I’ll second what Yumbo said–you should probably buy from an Asian grocery, on or off line. There are two main types of bean sauce, whole and ground. You apparently like the former and that’s what you should get if you buy a product labeled just "bean sauce". Koon Chun and Sze Chuan are good brands. Important note: These products are not the same as "black bean sauce" as noted on restaurant menus. They are the main INGREDIENT of that sauce (or can be–see below), but you have some cooking to do as yumbo’s recipe indicates. You shouldn’t attempt to use them straight out of the jar (or can).
You can also buy bean sauce with added ingredients like chilis, garlic, sesame oil and/or sugar. These should be labeled something like "Soy Bean Paste with Chile" (Lan Chi brand) or "Szechuan Hot Bean Sauce" (Sze Chuan brand) or "sweet bean sauce" etc. Even though nearly all these products are imported from China, Hong Kong or Taiwan, the labels should tell you what’s in them. Again, they are an ingredient, not something you use as a completed sauce.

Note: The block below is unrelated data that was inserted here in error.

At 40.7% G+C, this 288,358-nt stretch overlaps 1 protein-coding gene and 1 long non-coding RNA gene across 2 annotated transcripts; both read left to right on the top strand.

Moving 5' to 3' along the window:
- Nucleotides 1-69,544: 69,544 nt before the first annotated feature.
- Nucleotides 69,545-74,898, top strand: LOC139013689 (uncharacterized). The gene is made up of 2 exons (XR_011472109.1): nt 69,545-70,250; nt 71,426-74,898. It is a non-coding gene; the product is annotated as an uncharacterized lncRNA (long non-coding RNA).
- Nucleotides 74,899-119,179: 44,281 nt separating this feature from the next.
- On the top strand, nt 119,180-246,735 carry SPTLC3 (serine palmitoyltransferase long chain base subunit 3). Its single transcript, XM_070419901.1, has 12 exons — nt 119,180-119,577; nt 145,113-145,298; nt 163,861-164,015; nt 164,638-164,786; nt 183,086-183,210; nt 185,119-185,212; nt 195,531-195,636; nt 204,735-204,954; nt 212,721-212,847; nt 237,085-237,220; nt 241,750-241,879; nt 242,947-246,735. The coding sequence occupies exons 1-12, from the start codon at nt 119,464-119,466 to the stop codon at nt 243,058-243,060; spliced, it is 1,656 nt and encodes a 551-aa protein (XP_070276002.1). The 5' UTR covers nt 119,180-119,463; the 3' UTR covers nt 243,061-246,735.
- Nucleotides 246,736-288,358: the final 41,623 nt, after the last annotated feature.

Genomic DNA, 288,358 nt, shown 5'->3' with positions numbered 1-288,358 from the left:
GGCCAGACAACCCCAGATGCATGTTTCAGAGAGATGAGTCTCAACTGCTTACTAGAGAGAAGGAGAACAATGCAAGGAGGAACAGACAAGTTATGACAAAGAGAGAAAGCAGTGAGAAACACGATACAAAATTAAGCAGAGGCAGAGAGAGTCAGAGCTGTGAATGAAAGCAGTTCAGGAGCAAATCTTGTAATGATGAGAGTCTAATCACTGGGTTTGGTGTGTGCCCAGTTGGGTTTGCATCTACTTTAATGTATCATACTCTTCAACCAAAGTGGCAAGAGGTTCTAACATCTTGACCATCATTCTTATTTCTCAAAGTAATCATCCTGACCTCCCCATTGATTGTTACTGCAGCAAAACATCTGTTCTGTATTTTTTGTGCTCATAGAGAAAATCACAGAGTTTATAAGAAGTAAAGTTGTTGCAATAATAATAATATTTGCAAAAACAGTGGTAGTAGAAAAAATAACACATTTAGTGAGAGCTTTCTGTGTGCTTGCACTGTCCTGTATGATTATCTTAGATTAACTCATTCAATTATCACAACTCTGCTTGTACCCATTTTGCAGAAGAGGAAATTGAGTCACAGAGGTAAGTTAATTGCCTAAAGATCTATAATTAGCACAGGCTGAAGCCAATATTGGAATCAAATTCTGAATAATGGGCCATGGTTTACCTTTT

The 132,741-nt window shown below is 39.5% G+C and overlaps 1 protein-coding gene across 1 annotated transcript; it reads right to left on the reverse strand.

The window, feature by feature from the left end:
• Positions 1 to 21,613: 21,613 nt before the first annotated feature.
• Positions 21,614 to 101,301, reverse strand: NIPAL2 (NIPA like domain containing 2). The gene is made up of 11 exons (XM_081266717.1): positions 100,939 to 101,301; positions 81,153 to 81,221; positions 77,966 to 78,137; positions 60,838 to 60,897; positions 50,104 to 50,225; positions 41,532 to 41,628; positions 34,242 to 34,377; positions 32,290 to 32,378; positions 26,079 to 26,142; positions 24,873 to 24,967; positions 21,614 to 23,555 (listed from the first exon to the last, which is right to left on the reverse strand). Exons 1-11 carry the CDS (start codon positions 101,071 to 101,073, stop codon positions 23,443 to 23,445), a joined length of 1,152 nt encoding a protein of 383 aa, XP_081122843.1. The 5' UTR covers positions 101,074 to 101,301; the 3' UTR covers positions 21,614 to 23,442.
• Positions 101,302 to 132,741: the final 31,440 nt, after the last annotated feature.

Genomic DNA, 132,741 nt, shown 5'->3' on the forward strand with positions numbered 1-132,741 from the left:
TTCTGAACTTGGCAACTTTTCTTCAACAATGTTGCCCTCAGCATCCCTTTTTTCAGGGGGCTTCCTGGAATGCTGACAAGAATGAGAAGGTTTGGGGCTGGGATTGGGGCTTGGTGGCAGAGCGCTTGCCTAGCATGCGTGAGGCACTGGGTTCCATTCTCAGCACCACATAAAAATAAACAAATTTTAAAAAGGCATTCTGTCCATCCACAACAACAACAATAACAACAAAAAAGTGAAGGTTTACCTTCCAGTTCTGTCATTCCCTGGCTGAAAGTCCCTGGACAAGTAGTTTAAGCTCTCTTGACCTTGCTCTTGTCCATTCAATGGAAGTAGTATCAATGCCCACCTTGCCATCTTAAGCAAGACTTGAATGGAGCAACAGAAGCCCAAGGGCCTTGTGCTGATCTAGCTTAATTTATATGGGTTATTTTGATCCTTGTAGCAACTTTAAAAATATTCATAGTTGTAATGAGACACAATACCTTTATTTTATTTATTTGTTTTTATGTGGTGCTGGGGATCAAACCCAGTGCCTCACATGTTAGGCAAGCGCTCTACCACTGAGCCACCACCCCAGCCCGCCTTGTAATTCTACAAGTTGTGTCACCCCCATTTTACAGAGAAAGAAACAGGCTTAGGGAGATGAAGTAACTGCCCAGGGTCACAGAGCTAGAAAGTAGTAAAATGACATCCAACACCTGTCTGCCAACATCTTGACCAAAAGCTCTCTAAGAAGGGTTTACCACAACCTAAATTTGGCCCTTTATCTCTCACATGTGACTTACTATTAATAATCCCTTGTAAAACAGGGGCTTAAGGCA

Finally, you can also buy simple fermented black beans or fermented beans with various additives (e.g. ginger), which the above recipe apparently calls for. Brands included Mee Chun, Koon Chun and Yang Jiang.
Which of these various products you use will depend on preference. I’m afraid you’ll have to try a few "black bean sauce" recipes to figure out what your preference is.
I love Asian cooking but most of the fun has to do with experimenting with the condiments–a little more bean sauce, a touch or chili paste, more or less garlic and ginger, maybe a little Hoisin for sweetness etc etc. So I recommend YOU experiment, perhaps starting with yumbo’s recipe, until you get it the way you want it. If I were doing it I’d immediately substitute Shaoxing wine (NOT Shaoxing "cooking" wine) for the sake (this is Chinese rice wine rather than the Japanese sake), I might try it using plain whole "bean sauce" rather than fermented beans (it’s a little easier to handle and to get), and maybe I’d use sweet rice flour ("mochiko") or even tapioca flour rather than potato starch.